Tesco Ireland is seeking to move 1,000 staff to new contracts, resulting in significant pay cuts.
The supermarket met staff this week to tell them it was moving close to 1,000 long-standing employees on contracts signed before 1996 onto new contracts agreed with unions in 2006.
The trade union representing staff, Mandate, said the changes would see a cut of 16.5% or €2.35 (£1.80) per hour for workers earning €14.31 (£10.90) per hour, equating to a minimum of €6,500 (£5000) annually.
Workers on pre-1996 contracts are also guaranteed overtime and a guaranteed share bonus scheme whereas those on the modern contracts are not.
Tesco aims to implement the changes by mid-April and will compensate staff for loss of earnings. The amount has yet to be negotiated.
Mandate’s assistant general secretary Gerry Light said: “Tesco’s antics led to shock for all of the staff concerned but that shock has quickly turned to anger and now determination as the workers say they will resist any changes that are pushed through without negotiations and ultimately agreed with the workers concerned.”
He added: “The mischievous attempt to attribute these cuts to ‘customer services’ has gained no traction with anyone. This is quite simply a case of Tesco attempting to increase their profits for the parent company at the expense of their most loyal and long-standing members of staff. If the parent company needs to make savings, they should start at the top of the food chain instead of targeting their loyal workers who are already classified as low paid in relative terms.”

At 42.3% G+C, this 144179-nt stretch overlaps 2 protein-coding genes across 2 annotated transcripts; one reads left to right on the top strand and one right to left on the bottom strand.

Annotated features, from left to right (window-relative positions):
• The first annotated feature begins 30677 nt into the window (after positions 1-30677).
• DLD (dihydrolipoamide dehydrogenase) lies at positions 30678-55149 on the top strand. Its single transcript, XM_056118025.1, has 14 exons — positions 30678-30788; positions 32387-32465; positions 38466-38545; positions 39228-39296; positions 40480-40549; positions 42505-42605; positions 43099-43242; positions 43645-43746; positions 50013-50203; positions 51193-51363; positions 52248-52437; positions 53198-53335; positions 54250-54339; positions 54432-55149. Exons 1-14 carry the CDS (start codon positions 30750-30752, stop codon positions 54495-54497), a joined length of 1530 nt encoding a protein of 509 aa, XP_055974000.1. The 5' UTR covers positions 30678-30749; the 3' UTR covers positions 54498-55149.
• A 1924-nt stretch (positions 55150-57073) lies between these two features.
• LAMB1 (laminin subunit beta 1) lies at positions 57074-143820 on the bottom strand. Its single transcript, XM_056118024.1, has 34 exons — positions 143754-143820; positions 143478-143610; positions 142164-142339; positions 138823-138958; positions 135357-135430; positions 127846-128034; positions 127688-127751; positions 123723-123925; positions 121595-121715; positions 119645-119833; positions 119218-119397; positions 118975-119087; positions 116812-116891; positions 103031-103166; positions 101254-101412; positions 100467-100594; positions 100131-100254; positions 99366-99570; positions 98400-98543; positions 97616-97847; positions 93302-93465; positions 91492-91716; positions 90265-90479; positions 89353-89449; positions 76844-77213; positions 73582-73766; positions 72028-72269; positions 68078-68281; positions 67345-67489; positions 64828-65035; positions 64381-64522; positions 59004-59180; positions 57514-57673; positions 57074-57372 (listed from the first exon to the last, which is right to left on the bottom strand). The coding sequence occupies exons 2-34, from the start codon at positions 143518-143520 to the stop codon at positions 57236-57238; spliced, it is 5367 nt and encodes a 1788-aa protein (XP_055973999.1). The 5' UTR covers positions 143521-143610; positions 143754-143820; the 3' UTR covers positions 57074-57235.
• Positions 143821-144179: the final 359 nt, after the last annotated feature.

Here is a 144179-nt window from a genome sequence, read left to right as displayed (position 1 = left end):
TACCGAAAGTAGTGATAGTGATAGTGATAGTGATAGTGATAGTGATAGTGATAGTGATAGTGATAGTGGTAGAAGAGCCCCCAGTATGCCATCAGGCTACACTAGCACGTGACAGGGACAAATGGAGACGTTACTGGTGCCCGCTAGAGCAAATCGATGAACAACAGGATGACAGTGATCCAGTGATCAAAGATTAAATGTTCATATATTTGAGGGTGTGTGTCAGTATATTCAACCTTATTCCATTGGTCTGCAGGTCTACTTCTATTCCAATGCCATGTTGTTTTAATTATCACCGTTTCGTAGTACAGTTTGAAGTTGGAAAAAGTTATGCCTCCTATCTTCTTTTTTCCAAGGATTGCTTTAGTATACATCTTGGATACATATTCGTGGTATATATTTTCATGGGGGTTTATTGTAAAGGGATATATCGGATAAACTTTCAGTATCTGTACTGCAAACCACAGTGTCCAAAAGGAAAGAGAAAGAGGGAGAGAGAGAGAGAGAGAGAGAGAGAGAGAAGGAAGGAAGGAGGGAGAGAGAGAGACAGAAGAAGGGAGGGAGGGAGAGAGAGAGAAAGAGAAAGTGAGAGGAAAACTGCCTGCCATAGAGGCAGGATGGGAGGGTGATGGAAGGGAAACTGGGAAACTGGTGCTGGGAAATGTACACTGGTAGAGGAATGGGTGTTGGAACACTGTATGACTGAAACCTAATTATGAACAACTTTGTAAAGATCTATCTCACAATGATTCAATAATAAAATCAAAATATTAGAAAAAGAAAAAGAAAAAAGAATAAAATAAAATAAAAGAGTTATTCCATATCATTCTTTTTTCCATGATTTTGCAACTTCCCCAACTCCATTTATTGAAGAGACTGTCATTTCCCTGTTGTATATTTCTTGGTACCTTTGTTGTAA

A Tesco spokeswoman told Drapers: ”Our customer shopping habits are changing; more customers are shopping online, at weekends and at different times of the day and our customer service needs to be able to meet these needs. Our pre-1996 contract doesn’t meet the needs of today’s customers and was agreed 20 years ago at a time when stores didn’t open Sundays or late nights. As a result we have too many colleagues rostered during our quietest days instead of our busiest; and guaranteed overtime which doesn’t take account of the needs of each store or give colleagues an equal opportunity to work overtime when it arises.
”To unlock this inflexibility in our business so that we can reinvest our resources in having more colleagues on the shop floor at our busiest times, we propose to move all pre-1996 colleagues onto our modern contract which was agreed in 2006 with the Trade Unions as part of our collective agreement.”